A self-employed salesman’s glorious transition to adulthood
317 beautifully-produced pages, ★★★★★
We all loved Steve Jobs‘ biography. Steve Jobs was a white slumdog millionaire, who followed his heart from poverty to the same superstardom that surrounds L. Ron Hubbard and Chairman Mao. Steve Jobs was the American Dream personified twice, with international reach: some Chinese youths even sold kidneys to buy an iPhone or iPad 2. If you loved the recent Steve Jobs biography, then you’ll connect with Decoded, too.
Jay-Z’s story is similar to that of Steve Jobs. Both their fathers left when they were young. Both were excellent showmen and both of them succeeded in business. Both became extremely successful in more than one field. Both were supporters of Barack Obama. Jay-Z didn’t enjoy the success on the same scale as Steve Jobs, but his starting point was also much lower (“…you could get killed for being on the wrong train at the wrong time”). Their climb was roughly equal.
“You could get killed for being on the wrong train at the wrong time” — Jay-Z
Jay-Z is a professional salesman. He started aged 13 by selling crack cocaine to supplement his single mother’s income, when a couple of characters from his inner circle introduced him to poetry to vent stress from the job. To date, none of this early-age poetry has ever been published.
Jay-Z kept (relatively, aside from selling crack cocaine) out of trouble and kept doing what he loved. He kept writing poetry. The skills he learned from selling crack cocaine (life’s too short; don’t do drugs; stay away from trouble; everyone’s trying to get their hands in your pockets) hardened him for the dog-eat-dog environment of the music industry, which he describes as “one of the most ruthless industries in America”.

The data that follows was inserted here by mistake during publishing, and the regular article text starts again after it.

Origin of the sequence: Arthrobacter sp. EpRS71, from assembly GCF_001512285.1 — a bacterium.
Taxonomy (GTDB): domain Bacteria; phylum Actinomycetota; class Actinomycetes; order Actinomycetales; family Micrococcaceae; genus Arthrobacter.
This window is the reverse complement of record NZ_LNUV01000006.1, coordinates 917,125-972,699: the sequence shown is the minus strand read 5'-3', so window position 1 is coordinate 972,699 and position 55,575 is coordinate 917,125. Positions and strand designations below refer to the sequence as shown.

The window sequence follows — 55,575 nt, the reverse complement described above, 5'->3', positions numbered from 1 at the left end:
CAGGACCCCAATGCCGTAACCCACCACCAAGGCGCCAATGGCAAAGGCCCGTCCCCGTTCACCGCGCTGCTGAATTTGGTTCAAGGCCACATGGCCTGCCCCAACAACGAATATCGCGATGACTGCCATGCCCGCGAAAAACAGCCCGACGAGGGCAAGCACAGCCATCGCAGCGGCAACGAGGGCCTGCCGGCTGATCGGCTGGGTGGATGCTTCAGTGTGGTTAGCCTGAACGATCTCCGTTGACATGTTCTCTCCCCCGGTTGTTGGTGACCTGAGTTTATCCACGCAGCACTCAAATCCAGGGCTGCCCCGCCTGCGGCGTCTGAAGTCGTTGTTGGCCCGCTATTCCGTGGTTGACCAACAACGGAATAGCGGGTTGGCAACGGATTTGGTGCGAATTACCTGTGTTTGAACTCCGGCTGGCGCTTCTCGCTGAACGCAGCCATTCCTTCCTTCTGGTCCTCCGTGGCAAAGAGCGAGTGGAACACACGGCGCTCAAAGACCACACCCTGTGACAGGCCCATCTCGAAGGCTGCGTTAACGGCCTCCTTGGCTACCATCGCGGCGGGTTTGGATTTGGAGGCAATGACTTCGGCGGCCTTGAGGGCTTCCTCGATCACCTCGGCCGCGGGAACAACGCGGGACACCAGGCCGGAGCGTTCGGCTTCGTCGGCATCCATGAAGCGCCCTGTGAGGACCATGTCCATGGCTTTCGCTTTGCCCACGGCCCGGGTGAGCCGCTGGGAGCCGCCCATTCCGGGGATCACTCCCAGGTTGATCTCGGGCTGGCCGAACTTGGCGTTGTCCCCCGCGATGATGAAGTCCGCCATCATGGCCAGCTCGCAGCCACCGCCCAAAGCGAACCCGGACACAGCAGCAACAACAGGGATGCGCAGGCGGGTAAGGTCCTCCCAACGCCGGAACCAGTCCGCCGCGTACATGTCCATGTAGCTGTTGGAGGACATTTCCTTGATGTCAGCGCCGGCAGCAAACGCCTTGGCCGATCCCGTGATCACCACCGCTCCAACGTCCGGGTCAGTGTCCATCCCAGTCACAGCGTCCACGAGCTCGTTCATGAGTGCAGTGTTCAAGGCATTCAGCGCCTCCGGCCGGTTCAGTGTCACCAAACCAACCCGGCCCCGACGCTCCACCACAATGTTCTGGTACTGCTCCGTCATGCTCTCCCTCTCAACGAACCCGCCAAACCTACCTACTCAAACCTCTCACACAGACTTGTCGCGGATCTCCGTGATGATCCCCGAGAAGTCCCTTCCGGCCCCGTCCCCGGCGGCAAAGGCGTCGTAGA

“Being a recording artist on a major label is probably the most exploitative contractual agreement in America, and it’s legal.” — Jay-Z
Decoded helped me understand the journey I took in 2011. I used to crave the salaried office jobs that Jay-Z criticises (“American Dreamin'”, page 30), with the water cooler conversation (page 79) and the safety net of having a fixed salary (“Freakonomics”, page 75). Most of these jobs (especially corporate finance) are just as socially-useless, money-obsessed and unfulfilling as selling crack cocaine on the street. They bring large paycheck at the expense of huge social damage; and Jay-Z reminds us that subprime mortgages are much worse than crack cocaine. ★★★★★